A difficult thing to internalize is that no single nature is intrinsically better than another. Each attempt to change our nature is rooted in feelings of inferiority and shame. And we can’t be blamed for those feelings. We see how people who have the capacity to sit in front of a computer screen for hours learning to code are rewarded by the job market. We perhaps see our insatiable and sporadic curiosity or our disinterest in climbing the corporate ladder as an inherent weakness. It feels nearly impossible to separate a fact of our nature from our judgment of that fact. But we must. Feeling shame over our nature is required unlearning if we ever hope to behave in a way that is aligned with it.
We envy those that act decisively and seem to always know what they want to order at restaurants, or whether or not they should pursue a professional opportunity. They radiate confidence and seem so sure in their choices. When we have a deep understanding of our nature, we can make quick, daily decisions that will be aligned with our nature, further strengthening our sense of identity and diminishing our sense of cognitive dissonance. In fact, it’s apparent when someone is behaving in accordance with their nature. We even have a term for it. We watch someone being effortlessly brilliant from afar and we say the person is “in their element.”
When I was in undergrad, I had a hard time imagining a future in the field I was studying. Medical science graduates pursued either medicine or research, and neither piqued my interest. I could spend all my time in a library cubicle and do decently well, but collaboration, creativity, and presentation always felt more natural to me. In group work, in a brainstorming session, or in front of a crowd is where I felt most competent and most comfortable.
We all know people who moved away for school and seemed to flourish in their new environment, or changed jobs and became so much more of a joy to be around. We know people who made the conscious decision to separate themselves from stale friendships and seemed so much more energetic as a result. These people made major life decisions that aligned with their nature and reap the rewards on a daily basis. But this is an individual, personal journey. Someone else’s dream can easily be your nightmare. The mountains can be a playground for adventure or can feel ominous and isolating, the bustle of city life can be fun and energizing or perpetually exhausting. Taking a promotion can feel like it will unleash your potential or commit you to overwhelming stress.
Some of us go many decades, though, without ever truly understanding what it means to revert to a state that’s in accordance with our nature after a lifetime of decision-making predicated on what sounds best for other people. Unless things change, we will feel unhappy in perpetuity, locked into a mindset convinced that solace and a calm mind are always elsewhere. So how do we discover our inherent nature? How do we practically develop deeper self-awareness? Practical, since traditional philosophy will encourage meditative contemplation and prolonged isolation to uncover the truth, but of course, that isn’t going to work for us. We need something concrete and prescriptive, and we need it fast.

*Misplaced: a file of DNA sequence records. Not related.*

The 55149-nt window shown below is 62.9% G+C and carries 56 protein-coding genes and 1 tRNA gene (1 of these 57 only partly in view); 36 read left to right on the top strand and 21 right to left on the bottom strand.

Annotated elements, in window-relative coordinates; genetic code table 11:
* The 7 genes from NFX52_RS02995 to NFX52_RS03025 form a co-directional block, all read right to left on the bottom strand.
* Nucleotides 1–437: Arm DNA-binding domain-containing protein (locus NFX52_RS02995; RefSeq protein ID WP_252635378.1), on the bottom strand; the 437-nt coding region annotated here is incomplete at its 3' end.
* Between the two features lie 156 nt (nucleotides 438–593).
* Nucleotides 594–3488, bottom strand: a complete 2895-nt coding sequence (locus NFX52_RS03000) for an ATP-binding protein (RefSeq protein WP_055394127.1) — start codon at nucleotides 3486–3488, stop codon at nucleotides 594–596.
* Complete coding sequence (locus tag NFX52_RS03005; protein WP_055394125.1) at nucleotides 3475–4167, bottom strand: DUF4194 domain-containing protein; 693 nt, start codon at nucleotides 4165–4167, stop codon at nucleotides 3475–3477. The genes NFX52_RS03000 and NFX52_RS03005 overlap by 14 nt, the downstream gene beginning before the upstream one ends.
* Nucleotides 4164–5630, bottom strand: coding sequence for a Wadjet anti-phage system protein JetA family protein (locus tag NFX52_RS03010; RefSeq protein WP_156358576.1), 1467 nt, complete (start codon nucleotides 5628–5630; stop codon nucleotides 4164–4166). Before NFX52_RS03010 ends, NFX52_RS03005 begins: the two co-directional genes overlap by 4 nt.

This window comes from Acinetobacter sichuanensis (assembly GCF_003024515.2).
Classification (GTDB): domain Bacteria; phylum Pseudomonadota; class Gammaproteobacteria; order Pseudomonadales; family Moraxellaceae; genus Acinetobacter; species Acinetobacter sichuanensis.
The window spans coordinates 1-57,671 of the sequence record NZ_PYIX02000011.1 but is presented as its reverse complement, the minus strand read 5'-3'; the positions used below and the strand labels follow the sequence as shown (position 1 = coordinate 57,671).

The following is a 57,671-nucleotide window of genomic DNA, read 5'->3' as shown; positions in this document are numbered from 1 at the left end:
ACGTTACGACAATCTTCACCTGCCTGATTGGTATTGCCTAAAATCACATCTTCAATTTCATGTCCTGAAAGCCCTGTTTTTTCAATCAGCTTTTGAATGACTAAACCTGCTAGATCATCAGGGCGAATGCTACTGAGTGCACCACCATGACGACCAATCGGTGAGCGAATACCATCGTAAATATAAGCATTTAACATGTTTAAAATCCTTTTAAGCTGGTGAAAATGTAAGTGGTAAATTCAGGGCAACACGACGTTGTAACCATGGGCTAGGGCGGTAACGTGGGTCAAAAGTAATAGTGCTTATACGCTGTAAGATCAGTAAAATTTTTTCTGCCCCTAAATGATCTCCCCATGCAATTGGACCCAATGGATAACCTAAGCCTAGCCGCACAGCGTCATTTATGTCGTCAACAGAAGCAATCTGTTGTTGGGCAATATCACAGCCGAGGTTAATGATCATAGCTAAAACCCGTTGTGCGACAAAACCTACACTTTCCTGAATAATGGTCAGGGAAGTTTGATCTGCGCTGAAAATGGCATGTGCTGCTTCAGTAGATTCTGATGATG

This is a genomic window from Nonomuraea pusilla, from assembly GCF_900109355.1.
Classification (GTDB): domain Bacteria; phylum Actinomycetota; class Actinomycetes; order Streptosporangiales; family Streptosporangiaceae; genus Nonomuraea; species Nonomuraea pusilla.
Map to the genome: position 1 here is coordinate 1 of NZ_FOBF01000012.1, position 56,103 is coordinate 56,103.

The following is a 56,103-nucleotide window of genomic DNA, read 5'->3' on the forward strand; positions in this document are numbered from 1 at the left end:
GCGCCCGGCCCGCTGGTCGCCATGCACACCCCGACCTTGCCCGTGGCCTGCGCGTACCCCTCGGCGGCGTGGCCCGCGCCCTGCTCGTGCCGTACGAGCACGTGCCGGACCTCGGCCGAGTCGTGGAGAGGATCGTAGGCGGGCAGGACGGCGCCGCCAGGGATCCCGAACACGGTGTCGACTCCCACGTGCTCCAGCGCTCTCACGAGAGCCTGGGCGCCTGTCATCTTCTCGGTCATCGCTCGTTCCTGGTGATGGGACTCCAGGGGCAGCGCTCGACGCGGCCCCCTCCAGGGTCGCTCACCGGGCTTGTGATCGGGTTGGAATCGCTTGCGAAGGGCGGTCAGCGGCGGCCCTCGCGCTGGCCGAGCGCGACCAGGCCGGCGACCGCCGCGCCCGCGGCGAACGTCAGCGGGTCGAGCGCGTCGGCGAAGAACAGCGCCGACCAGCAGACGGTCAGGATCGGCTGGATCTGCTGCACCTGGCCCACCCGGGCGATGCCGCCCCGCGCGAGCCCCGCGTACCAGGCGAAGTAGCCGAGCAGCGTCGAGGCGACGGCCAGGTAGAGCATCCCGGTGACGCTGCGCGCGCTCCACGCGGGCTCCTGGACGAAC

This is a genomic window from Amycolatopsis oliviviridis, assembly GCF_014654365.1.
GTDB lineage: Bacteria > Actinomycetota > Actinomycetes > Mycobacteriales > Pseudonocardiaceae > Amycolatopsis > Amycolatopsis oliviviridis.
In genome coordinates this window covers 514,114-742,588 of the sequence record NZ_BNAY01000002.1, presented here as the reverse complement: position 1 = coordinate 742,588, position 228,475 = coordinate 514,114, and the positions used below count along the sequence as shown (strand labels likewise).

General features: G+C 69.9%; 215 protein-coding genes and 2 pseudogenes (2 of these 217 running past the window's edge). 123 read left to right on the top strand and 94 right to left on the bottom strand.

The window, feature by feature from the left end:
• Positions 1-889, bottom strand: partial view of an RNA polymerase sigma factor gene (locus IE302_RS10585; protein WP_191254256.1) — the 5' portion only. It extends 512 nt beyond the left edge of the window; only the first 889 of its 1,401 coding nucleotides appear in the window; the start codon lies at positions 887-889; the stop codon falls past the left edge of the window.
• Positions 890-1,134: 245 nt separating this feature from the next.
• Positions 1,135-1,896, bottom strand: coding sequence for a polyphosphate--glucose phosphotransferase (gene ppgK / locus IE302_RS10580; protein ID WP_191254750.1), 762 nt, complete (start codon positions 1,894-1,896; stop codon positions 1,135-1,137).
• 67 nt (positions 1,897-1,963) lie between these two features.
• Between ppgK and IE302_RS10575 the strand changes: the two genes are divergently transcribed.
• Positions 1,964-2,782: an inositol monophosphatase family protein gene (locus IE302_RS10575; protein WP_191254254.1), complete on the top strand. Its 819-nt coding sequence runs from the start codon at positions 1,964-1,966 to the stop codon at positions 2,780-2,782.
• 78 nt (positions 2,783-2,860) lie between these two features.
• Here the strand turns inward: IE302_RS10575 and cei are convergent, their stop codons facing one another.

How to Live in Accordance with Your Nature
The irony of providing another framework in a piece that began by disavowing advice isn’t lost on me. That being said, I really do believe that to sieve through the onslaught of advice to find the pieces most applicable to us, we must learn what our nature is. It’s the one skill that recontextualizes all the others. We need to become reacquainted with the unique building blocks that make us who we are, and we may even find that some of the facets of ourselves that we are most proud of have yet to be uncovered.
Intentional exploration is the mindful attempt at collecting enriching experiences. Intentional, since what we choose to try should be informed by what we are already interested in and can imagine being pulled deeper into. Then we must engage in some honest introspection. We must, vulnerably, admit to ourselves whether or not we really enjoyed the experience. Not whether we would have liked to be the kind of person who enjoyed that experience, but whether we actually did. If we did, we can do more of the same, and if we didn’t, we must pursue something different, guilt-free.
For this strategy to work, we must redevelop a sensitivity to that feeling of cognitive dissonance and better understand which behaviours augment or diminish that feeling. It’s simple, not easy.
We need to listen to ourselves and actively work to understand what our subtlest emotions are trying to teach us. After all, it’s only a matter of time until our quietest feelings, backstage and muffled, make their way centre stage and belt their needs into the microphone, demanding to be heard.